Mold in Air Vents
Your eyes itch, your head is pounding and you can’t stop coughing.
No, it isn’t seasonal allergies or the dreaded flu.
Rather, these symptoms could point to another, lesser-known issue that’s equally worrisome: You could have mold in air ducts around your house.
Your HVAC system is supposed to deliver clean, fresh air to every room of your home. But when mold spores infiltrate your ventilation system, your air is anything but fresh and clean.
The good news? You can spot and treat this issue quickly as long as you know what to look for. Today, we’re sharing tips on how to tell if you have mold in your air ducts. We’ll also describe what steps you can take to eliminate it right away.
Ready to learn more? Let’s get started.
Signs of Mold in Air Vents
In most cases, you’ll feel mold in your vents before you actually see it. Breathing in the contaminated air can result in a range of physical symptoms, which can vary from person to person. The most common red flags include:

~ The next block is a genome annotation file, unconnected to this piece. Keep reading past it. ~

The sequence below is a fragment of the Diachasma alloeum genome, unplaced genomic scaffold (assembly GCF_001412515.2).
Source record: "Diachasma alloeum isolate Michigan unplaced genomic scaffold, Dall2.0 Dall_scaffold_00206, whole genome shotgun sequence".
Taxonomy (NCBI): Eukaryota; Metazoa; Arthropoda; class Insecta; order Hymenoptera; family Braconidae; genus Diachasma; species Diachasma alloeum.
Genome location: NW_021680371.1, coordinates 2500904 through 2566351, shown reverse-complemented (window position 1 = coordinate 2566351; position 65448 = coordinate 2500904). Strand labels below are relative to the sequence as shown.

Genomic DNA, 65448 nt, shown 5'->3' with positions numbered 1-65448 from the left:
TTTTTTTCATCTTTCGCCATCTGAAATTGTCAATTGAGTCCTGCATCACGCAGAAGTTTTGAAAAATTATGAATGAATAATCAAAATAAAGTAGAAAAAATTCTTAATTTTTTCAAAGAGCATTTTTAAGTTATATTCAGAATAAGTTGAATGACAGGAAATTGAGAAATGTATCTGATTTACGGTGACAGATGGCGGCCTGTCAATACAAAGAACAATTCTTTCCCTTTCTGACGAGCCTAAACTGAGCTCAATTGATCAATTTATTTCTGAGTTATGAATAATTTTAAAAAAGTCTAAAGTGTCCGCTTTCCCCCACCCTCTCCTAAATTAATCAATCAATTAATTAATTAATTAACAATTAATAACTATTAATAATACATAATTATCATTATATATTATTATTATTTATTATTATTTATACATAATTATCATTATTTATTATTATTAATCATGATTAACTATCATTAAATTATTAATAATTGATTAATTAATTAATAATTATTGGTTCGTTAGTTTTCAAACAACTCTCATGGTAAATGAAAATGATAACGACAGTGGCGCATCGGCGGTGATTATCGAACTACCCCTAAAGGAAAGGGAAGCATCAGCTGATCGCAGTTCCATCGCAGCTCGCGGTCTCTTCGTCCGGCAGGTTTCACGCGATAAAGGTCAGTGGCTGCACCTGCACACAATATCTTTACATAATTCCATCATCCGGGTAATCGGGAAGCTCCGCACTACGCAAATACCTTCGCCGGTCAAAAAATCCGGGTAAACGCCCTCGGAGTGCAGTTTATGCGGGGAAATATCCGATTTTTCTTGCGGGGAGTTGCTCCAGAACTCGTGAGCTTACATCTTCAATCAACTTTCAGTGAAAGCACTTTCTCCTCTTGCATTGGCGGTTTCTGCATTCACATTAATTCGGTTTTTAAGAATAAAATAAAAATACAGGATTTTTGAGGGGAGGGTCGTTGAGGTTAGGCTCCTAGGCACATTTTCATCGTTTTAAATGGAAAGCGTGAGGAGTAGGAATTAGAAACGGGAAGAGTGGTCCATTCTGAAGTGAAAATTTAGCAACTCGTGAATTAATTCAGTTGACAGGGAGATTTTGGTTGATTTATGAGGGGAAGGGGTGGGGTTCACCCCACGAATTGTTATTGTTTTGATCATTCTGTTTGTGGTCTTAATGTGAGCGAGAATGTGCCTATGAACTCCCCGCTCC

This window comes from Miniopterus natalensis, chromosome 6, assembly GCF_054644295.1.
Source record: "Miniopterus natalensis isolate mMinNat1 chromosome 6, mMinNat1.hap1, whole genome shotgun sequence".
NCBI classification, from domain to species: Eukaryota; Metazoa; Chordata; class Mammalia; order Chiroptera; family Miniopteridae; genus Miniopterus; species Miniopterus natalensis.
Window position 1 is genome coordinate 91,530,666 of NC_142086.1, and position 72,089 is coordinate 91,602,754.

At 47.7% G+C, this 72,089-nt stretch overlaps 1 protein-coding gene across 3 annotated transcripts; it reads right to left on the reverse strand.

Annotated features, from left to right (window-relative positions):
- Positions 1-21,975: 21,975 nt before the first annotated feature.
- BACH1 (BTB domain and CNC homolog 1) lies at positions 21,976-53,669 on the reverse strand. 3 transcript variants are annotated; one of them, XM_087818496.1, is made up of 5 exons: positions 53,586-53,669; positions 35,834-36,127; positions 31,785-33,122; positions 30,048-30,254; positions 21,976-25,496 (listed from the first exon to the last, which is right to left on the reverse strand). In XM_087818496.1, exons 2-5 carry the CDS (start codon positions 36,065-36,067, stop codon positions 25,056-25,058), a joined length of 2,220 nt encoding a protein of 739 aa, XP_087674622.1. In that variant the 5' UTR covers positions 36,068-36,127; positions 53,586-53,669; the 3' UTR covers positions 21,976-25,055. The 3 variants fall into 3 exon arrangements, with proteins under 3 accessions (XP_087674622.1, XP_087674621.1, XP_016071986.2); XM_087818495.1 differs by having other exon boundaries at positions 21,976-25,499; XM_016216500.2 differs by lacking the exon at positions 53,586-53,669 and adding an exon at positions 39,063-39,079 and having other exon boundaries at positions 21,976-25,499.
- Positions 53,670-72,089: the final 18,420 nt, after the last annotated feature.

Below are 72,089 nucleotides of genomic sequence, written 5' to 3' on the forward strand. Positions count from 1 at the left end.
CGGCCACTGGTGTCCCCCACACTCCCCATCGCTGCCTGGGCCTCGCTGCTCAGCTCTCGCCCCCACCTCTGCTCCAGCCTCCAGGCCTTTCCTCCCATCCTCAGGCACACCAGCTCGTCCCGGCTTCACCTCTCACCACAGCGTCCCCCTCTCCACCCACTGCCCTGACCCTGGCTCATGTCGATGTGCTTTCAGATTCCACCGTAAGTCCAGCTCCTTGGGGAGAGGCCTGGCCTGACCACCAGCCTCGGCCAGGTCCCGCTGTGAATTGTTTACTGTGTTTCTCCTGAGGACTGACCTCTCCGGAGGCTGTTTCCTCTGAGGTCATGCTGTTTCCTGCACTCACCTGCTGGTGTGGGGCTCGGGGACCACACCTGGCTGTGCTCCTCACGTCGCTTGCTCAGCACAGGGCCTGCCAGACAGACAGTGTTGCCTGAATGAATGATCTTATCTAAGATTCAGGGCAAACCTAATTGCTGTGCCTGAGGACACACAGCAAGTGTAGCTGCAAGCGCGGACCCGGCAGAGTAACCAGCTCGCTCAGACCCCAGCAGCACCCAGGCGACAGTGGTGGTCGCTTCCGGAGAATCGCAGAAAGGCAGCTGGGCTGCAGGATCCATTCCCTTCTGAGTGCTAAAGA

- Itchy and irritated eyes
- Skin rashes
- Vomiting and/or diarrhea
- Coughing and sneezing
- Difficulty breathing
- Impaired concentration
In addition to these health concerns, you might also smell the mold itself.
Is there a persistent, musty odor present in your home that you only notice when the A/C is running? If so, it could point to the presence of mold nearby.
There are many behind-the-scenes issues that could lead to mold in your air vents. Sometimes, it develops in the aftermath of a flood. Other times, it can signal an operational problem with your HVAC system. Either way, it’s important to address it as soon as possible to avoid further complications.